The Obama Doctrine and the death of Qaddafi

For Barack Obama and his national security team, the simultaneous fall of Sirte and the death of Muammar al-Qaddafi provide an important punctuation mark in their successful initiative to support Libyan rebels and bring an end to an odious dictatorship.

The political benefits that accrue to the president at home will be modest. Domestic issues command the attention of American voters. What's more, the president's Republican opponents don't want to talk foreign-policy very much. And with good reason. The president's record is for the most part too good to take issue with.

The president came into office promising to get the United States out of a disliked war in Iraq and has kept the promise. He came in promising to shift the focus to Afghanistan and finishing the business of decapitating al Qaeda. He did both. Bin Laden is dead. And we are committed to coming home from Afghanistan, too. While the administration's response to the first stirrings of rebellion in the Middle East -- in Iran -- was muddled and late, the overall approach has been constructive and the Libya chapter will stand out as a gamble that worked. Restoring relations with our European allies, engineering the "pivot" in priorities to Asia cited by Secretary of State Clinton, and the recognition of the growing importance of dealing with emerging powers are all additional positive developments that are a credit to the president and his team.

But more important than any political benefits that accrue to the president as a result of this successful outcome to the Libya effort is that it brings into focus an important shift in U.S. national security strategy, a doctrine that stands alongside Clinton's "pivot" as one of the signature contributions of Obama and his security policymakers. Indeed, although I am reluctant to throw around the term "doctrine" because it has become devalued through overuse, I believe it puts into focus what can and should be identified as the Obama Doctrine.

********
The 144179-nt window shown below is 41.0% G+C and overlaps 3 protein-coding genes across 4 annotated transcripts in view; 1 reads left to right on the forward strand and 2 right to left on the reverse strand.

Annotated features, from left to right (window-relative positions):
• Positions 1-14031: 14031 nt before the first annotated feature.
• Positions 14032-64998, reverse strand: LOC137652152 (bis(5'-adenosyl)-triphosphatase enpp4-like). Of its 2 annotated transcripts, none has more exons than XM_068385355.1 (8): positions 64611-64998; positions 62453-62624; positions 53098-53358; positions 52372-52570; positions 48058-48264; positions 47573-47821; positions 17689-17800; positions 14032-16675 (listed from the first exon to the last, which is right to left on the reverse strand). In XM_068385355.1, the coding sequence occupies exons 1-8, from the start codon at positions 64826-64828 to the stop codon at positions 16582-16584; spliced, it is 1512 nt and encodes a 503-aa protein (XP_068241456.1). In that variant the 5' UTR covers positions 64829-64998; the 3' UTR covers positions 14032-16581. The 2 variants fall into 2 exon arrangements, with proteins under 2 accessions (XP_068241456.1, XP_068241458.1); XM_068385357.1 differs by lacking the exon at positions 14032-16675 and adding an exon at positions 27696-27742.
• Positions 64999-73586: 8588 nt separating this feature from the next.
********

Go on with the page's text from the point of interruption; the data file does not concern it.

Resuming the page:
This doctrine stands in contrast to the famous doctrine named for General Colin Powell. Powell's approach turns on the idea that prior to military action being taken by the United States, we must first exhaust all other means of advancing our national interest and then when we engage that we use every available means to achieve clearly defined goals and thus be able to execute a reasonable exit strategy. This approach was, more than anything else, a reaction to the problems the U.S. encountered in Vietnam and the "every available means" or "overwhelming force" element was clearly a manifestation of a deep pockets view of U.S. resources that now seems like the quaint echo of a bygone time.

The Obama Doctrine, while also grounded in the idea that we must exhaust every other means of advancing our national interest, is responding to the lessons of a different unpopular war, in this case, Iraq. It is a reaction against the use of "overwhelming force" to achieve rather narrow (not to mention dubious) goals. It is an antidote to "shock and awe," "three trillion dollar wars" and unilateral conventional invasions if they can possibly be avoided.

Whereas the Bush administration engaged in an open checkbook approach to a global "war on terror" (a perversion of the Powell doctrine that was especially uncomfortable for Powell himself to watch unfold), Obama's approach -- in fighting terror, getting Bin Laden, assisting with the ouster of Qaddafi, and elsewhere -- has been not only to cast aside the term "war on terror" but also the strategies and tactics of massive ground war.